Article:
Jewish World Review April 30 2002 / 18 Iyar, 5762

Linda Chavez

Linda Chavez
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Consumer Reports

Putting honor before opportunity | When Karen Hughes announced she was resigning her high-power White House post to spend more time with her family, it came as no surprise to me. Though I don't know Hughes well, I always suspected this was a woman to whom family meant more than political power.

I watched her on the campaign trail in 2000 as she ran around the country with then-Governor Bush in his White House quest, her teenage son in tow. I vividly remember one shot on the evening news with Hughes stepping off the campaign plane with her son by her side. It was clear she wasn't willing to give up a year of her son's life, no matter how important her job.

I knew exactly how she felt. Torn between her duties to her job and her desire to be with her child, she took him with her whenever she could.

I made similar compromises when I worked in the White House during the Reagan administration and ran for the U.S. Senate in 1986 when my children were still in school. I tried squeezing in a few hours here and there by taking the kids with me whenever I could. But it was never enough time.

There is simply no way that a mother can reach the pinnacle of the professional world, whether in politics or business, without feeling she's short-changing her kids. Fate -- or rather, the Maryland voters -- settled the dilemma for me, and I have no doubt my kids are better off for it. I continued to work full-time after my Senate run, but almost exclusively from home.

Climbing to the top of any profession takes a single-minded devotion that simply doesn't jibe well with parenting. I don't know many fathers who juggle the demands of professional ambition with family life well either, but it's even harder for mothers. I'm convinced kids suffer more when Mom's ambition dictates family sacrifice.

I can't count the number of school performances, baseball games, track meets and teacher conferences I attended for my three sons -- but each of them remembers the events I missed because of work, and I never hear the end of it. As far as Mom is concerned, you can be there 99 times out of 100, but it's the one time you don't show up that your kids remember best. Children simply don't hold Dad to the same standard, and there's no use trying to convince them otherwise.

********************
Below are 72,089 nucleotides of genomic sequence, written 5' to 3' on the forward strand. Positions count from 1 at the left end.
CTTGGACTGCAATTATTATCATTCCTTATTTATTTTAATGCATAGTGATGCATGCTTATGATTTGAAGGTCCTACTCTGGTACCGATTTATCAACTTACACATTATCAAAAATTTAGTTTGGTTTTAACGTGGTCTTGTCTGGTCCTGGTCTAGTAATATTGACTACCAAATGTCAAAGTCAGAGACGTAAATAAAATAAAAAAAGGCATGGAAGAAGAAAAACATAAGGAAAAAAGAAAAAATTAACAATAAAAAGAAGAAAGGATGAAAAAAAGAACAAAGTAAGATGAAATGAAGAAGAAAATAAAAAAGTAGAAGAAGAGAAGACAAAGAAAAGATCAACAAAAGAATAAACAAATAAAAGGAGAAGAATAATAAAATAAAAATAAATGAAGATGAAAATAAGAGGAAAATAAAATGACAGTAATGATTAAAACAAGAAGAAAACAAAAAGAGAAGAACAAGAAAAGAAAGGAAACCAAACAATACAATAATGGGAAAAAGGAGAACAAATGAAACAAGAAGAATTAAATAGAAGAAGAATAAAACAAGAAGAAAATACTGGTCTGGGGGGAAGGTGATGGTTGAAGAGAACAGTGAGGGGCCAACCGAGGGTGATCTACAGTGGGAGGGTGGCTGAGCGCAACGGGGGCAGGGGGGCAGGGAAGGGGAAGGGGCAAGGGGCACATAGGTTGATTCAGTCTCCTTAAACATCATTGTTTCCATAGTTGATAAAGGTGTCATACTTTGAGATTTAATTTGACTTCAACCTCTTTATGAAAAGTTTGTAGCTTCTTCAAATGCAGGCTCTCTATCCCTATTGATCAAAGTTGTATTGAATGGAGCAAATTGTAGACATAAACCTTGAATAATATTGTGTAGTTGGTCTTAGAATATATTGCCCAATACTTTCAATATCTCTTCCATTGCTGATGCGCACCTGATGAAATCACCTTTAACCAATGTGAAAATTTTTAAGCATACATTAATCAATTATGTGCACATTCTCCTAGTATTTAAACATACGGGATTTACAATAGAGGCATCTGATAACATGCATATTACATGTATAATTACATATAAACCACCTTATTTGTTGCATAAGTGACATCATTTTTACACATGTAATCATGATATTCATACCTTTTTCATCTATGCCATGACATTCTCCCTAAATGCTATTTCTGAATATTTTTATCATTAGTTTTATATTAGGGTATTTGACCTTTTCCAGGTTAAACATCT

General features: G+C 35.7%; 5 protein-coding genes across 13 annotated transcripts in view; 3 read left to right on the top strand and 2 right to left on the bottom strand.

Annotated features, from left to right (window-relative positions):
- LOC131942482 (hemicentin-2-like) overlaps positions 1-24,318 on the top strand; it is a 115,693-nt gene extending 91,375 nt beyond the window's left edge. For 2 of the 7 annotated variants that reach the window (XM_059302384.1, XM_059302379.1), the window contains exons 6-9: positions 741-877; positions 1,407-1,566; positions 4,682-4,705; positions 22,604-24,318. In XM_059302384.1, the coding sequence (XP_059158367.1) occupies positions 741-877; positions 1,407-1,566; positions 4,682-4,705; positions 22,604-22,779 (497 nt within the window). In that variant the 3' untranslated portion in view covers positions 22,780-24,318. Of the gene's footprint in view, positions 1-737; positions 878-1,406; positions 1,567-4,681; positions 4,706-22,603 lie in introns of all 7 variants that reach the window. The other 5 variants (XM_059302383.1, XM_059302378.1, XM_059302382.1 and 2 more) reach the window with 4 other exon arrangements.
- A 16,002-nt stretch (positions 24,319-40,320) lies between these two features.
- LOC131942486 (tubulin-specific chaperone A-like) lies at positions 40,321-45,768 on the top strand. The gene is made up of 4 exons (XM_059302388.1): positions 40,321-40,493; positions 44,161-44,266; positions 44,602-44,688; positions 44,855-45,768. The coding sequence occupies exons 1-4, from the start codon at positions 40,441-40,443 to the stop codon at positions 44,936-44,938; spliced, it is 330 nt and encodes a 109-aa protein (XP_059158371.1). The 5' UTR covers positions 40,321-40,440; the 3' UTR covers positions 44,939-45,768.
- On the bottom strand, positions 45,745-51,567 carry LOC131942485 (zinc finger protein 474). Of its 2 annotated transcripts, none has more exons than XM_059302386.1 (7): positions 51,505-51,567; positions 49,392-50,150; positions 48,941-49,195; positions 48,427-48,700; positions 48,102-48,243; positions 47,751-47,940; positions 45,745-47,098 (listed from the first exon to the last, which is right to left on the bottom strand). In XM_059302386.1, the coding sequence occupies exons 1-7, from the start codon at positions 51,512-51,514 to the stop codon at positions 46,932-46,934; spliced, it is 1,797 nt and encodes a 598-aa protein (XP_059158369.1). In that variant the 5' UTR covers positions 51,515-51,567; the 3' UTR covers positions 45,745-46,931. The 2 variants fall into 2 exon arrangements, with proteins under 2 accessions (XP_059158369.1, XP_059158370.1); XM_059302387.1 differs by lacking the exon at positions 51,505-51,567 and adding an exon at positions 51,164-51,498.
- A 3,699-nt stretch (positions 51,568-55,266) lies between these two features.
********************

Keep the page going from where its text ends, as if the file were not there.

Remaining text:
There's a reason why so few women who make it to the top have children in the first place. One recent study by Sylvia Ann Hewlett showed that 49 percent of the most successful women -- those who earned $100,000 a year or more -- were childless at age 40. Children serve as a brake on the kind of ambition it takes to make it to the top.

Try telling yourself the brief that has to be filed in the morning is more important than the colicky baby who can only be consoled by the sound of your heartbeat as you hold him to your breast. Try explaining to a 5-year-old that you have to miss his school play because your biggest client is in from out of town and wants to have dinner instead. Try finding somebody whom you can trust to keep an eye on your moody teenager when you're on the job 60 or more hours a week.

Kids have a way of making demands on their mothers' time. There's no way around it. Although some experts tried convincing mothers that it was the quality -- not the quantity -- of time spent with children that mattered, the kids let us know they saw things differently.

No doubt, President Bush will miss Karen Hughes' good counsel -- but her son would miss it even more if she had decided to keep her job in Washington.

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